Testbirds: Where can crowdtesting provide the most value and which types of testing are most relevant?
Jannes: I think the biggest advantage lies within the crowdtesting approach itself, and especially within the remote nature of our services. Thanks to our crowdsourced testing approach, we have the capacities and resources to cover almost every testing need.
We have registered testers from all over the world from very diverse demographic groups. Therefore, we can match almost any target group of our customers. Also, as all of our testers use their private devices for testing, we have an incredibly huge variety of devices and operating system versions to reproduce identified bugs, and we can also verify certain bug fixes rapidly if needed.
Therefore, we can offer important regression tests regularly, without a lot of effort needed from clients, to also validate smaller changes and updates. If a client recognizes problems with his software on certain devices or operating system versions, it’s easy for us to quickly set up a group of testers that can reproduce the bugs on the exact devices in question and give valuable feedback for fixing those bugs. No (real) test device farm can compare to this! Last but not least, we have the flexibility to react to customer requests quickly and as a result, we can form very efficient teams together with our customers.
Testbirds: What has been your favorite project at Testbirds?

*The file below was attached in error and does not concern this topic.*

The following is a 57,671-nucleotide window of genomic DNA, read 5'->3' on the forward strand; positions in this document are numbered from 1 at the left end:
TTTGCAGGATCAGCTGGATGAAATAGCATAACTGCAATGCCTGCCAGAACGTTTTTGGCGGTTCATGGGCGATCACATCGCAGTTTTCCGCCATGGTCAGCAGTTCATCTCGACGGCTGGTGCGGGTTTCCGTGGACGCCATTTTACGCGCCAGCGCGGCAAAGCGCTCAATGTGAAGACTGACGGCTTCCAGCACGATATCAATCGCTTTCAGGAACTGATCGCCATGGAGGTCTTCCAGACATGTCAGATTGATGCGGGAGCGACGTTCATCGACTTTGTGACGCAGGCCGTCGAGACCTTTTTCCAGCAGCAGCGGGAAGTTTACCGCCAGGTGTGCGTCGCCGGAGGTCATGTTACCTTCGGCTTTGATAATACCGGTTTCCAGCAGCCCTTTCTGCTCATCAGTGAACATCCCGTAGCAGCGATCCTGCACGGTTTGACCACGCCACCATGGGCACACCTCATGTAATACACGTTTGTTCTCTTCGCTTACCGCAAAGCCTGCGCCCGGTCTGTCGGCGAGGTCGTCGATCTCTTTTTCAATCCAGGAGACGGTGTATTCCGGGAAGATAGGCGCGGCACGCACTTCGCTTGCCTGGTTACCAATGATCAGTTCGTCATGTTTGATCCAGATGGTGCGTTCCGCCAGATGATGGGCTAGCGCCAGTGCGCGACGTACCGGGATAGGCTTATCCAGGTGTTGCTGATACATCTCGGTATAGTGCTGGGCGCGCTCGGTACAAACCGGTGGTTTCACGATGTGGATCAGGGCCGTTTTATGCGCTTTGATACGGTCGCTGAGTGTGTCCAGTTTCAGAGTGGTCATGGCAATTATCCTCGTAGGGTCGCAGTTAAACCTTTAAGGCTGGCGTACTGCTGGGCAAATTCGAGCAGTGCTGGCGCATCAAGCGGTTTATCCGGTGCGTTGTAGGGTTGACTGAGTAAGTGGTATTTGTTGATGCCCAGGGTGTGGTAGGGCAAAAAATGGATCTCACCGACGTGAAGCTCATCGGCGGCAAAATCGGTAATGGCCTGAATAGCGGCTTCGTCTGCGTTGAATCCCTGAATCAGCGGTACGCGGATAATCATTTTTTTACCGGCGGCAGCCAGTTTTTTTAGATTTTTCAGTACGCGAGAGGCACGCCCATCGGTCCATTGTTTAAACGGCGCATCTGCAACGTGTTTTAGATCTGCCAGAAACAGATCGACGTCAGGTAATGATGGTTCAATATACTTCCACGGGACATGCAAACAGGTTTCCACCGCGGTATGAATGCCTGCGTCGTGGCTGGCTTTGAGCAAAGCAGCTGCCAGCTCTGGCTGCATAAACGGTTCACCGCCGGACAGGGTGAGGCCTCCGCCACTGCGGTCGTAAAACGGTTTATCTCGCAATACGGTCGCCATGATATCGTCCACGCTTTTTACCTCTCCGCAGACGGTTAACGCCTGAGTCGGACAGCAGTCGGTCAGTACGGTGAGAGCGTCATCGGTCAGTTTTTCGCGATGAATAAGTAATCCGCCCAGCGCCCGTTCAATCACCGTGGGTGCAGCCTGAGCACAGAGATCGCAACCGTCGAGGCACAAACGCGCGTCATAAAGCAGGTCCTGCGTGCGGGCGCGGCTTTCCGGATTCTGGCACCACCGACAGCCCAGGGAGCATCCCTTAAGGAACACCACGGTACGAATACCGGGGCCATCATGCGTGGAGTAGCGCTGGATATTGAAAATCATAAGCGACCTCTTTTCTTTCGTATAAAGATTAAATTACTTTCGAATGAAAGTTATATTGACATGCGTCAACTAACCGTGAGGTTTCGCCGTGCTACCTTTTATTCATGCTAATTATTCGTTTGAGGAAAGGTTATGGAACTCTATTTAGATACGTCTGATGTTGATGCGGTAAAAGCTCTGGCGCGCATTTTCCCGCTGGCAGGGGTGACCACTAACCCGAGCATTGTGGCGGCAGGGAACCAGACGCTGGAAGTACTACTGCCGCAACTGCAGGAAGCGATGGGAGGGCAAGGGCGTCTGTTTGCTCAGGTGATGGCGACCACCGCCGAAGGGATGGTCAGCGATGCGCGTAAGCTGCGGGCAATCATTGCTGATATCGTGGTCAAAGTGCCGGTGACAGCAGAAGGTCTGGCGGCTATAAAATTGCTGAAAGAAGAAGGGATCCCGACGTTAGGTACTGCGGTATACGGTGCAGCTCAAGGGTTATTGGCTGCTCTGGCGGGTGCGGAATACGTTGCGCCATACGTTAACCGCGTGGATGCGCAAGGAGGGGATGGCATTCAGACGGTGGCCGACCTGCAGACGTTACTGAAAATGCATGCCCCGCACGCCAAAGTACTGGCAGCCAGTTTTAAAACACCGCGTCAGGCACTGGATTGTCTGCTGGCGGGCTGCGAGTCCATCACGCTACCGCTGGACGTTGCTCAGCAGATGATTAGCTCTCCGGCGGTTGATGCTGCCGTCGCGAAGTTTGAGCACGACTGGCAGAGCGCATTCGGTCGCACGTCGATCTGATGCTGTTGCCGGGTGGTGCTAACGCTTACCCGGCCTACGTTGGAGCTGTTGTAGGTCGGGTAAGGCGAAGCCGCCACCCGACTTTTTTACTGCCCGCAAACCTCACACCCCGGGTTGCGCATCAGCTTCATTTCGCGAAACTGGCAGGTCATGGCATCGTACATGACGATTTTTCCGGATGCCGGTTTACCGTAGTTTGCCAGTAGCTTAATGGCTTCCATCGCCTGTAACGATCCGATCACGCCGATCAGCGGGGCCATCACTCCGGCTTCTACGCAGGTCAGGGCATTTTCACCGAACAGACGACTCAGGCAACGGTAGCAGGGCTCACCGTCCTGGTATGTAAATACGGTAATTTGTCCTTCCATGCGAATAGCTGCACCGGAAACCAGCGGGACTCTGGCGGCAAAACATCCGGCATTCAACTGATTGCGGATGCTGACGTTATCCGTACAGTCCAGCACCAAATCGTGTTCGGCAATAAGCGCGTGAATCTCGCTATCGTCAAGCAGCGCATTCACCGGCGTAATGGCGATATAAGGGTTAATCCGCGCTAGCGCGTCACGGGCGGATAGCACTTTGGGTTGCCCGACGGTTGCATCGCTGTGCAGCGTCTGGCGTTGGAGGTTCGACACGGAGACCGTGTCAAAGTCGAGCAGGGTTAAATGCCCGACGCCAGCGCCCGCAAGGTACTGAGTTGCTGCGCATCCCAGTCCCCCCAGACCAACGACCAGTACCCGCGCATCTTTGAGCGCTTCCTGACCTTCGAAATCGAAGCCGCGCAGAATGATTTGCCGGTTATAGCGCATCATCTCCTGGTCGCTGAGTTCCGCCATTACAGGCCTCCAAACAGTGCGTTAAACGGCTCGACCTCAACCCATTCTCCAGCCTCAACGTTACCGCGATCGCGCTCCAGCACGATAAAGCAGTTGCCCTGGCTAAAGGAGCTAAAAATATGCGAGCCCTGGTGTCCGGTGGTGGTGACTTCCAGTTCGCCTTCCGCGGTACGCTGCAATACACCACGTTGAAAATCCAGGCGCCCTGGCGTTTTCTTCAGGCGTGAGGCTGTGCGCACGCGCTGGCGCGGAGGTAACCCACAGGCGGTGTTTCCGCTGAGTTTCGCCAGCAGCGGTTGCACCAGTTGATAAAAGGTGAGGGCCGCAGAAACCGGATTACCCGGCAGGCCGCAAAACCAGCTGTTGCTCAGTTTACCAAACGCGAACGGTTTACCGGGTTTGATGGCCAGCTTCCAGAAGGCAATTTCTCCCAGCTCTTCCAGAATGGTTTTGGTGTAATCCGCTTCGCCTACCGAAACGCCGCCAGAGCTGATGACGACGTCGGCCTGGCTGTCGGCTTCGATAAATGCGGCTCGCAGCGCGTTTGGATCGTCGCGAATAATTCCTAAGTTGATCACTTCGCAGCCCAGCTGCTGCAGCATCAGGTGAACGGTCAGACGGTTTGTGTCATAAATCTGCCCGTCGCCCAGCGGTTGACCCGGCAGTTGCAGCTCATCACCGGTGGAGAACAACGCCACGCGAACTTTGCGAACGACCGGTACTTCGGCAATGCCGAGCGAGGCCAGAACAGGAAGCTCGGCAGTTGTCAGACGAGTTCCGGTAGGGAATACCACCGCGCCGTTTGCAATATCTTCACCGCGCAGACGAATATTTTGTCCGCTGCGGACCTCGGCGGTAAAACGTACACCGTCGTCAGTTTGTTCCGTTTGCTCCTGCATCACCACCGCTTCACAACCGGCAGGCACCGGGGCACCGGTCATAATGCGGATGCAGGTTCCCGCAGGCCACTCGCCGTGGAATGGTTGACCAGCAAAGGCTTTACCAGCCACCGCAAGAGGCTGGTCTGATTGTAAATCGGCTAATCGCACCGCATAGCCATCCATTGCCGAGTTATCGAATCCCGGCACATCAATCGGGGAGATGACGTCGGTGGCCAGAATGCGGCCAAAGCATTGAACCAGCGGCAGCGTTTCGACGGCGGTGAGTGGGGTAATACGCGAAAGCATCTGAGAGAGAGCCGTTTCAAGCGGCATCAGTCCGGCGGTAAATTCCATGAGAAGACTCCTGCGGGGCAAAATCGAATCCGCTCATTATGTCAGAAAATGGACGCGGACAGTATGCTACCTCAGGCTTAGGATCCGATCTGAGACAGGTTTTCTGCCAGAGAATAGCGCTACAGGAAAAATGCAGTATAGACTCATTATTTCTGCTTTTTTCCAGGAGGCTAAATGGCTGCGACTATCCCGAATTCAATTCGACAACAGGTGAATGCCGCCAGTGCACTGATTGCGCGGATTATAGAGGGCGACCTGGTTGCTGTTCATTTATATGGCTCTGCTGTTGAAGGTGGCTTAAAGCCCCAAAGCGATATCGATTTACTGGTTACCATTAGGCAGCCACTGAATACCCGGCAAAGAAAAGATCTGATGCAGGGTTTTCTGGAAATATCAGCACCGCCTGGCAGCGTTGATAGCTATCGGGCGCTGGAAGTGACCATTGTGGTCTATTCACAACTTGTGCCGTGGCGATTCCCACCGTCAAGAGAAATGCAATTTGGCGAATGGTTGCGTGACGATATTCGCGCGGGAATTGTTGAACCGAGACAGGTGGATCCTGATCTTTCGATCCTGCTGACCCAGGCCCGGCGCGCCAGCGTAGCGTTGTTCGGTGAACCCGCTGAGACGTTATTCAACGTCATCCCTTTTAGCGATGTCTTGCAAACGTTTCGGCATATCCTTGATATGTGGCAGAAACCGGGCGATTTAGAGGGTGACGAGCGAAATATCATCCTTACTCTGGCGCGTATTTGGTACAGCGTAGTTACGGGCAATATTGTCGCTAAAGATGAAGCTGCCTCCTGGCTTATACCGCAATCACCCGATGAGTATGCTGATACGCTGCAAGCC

Jannes: My favorite project is an ongoing project with a passenger transport company. We have a pool of testers that have gone through specific training and now deliver live feedback for the customer’s digital services on a monthly basis, to an extent our client could never reach internally.
We can see that the real end–user feedback really makes a difference here and we keep on growing the project size together with our customer, as they implement more and more tester feedback into their internal processes. This also nicely demonstrates how companies can turn end-users into a part of their digital product development, which can be a key to success.
Testbirds: What do you personally find essential about testing?
Jannes: Next to the obvious importance of continuous testing with a high coverage, I think it’s important not to fall for the infamous trap of operational blindness. This is very important in usability, as well as in functional contexts. Having real end–users – who weren’t involved in development – testing your software is a very good approach to prevent the negative consequences of operational blindness.
Testbirds: What’s the most recent app you’ve downloaded, but are yet to use?
Jannes: It’s an app called “Share Now”. I’m very interested in smart mobility concepts and am also currently writing my Master thesis about this topic. I actually also worked together with another provider in this field, where Testbirds was able to deliver lots of valuable feedback from end–us